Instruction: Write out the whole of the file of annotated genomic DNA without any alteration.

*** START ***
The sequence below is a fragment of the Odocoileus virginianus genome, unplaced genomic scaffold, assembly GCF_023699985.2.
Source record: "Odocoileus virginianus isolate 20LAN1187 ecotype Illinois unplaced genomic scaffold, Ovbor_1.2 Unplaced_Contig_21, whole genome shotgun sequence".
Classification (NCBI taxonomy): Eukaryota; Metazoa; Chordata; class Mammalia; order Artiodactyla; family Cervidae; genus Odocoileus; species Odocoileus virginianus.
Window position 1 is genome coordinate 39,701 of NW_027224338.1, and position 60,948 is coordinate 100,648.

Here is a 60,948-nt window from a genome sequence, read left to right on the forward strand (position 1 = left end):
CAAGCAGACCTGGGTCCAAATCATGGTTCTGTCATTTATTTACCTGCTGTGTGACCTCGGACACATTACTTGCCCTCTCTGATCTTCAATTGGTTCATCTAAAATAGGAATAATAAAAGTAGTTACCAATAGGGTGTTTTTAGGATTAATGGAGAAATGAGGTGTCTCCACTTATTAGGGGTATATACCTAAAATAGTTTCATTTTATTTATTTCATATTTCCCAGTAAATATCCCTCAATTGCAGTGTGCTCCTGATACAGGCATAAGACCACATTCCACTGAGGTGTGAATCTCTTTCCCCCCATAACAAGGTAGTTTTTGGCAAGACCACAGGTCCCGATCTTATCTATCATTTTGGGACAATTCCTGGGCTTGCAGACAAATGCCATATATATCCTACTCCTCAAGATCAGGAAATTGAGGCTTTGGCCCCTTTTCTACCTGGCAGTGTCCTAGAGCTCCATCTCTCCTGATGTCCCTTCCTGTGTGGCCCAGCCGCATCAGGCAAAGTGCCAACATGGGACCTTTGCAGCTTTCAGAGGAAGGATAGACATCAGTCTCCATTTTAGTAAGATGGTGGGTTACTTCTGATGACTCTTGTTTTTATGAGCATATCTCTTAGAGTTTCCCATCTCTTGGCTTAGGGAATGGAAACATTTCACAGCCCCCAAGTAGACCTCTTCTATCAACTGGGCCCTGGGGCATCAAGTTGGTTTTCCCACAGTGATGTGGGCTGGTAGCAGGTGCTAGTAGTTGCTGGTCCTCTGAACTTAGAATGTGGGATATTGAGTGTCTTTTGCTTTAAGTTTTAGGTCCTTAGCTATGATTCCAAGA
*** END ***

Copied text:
The sequence below is a fragment of the Odocoileus virginianus genome, unplaced genomic scaffold, assembly GCF_023699985.2.
Source record: "Odocoileus virginianus isolate 20LAN1187 ecotype Illinois unplaced genomic scaffold, Ovbor_1.2 Unplaced_Contig_21, whole genome shotgun sequence".
Classification (NCBI taxonomy): Eukaryota; Metazoa; Chordata; class Mammalia; order Artiodactyla; family Cervidae; genus Odocoileus; species Odocoileus virginianus.
Window position 1 is genome coordinate 39,701 of NW_027224338.1, and position 60,948 is coordinate 100,648.

Here is a 60,948-nt window from a genome sequence, read left to right on the forward strand (position 1 = left end):
CAAGCAGACCTGGGTCCAAATCATGGTTCTGTCATTTATTTACCTGCTGTGTGACCTCGGACACATTACTTGCCCTCTCTGATCTTCAATTGGTTCATCTAAAATAGGAATAATAAAAGTAGTTACCAATAGGGTGTTTTTAGGATTAATGGAGAAATGAGGTGTCTCCACTTATTAGGGGTATATACCTAAAATAGTTTCATTTTATTTATTTCATATTTCCCAGTAAATATCCCTCAATTGCAGTGTGCTCCTGATACAGGCATAAGACCACATTCCACTGAGGTGTGAATCTCTTTCCCCCCATAACAAGGTAGTTTTTGGCAAGACCACAGGTCCCGATCTTATCTATCATTTTGGGACAATTCCTGGGCTTGCAGACAAATGCCATATATATCCTACTCCTCAAGATCAGGAAATTGAGGCTTTGGCCCCTTTTCTACCTGGCAGTGTCCTAGAGCTCCATCTCTCCTGATGTCCCTTCCTGTGTGGCCCAGCCGCATCAGGCAAAGTGCCAACATGGGACCTTTGCAGCTTTCAGAGGAAGGATAGACATCAGTCTCCATTTTAGTAAGATGGTGGGTTACTTCTGATGACTCTTGTTTTTATGAGCATATCTCTTAGAGTTTCCCATCTCTTGGCTTAGGGAATGGAAACATTTCACAGCCCCCAAGTAGACCTCTTCTATCAACTGGGCCCTGGGGCATCAAGTTGGTTTTCCCACAGTGATGTGGGCTGGTAGCAGGTGCTAGTAGTTGCTGGTCCTCTGAACTTAGAATGTGGGATATTGAGTGTCTTTTGCTTTAAGTTTTAGGTCCTTAGCTATGATTCCAAGA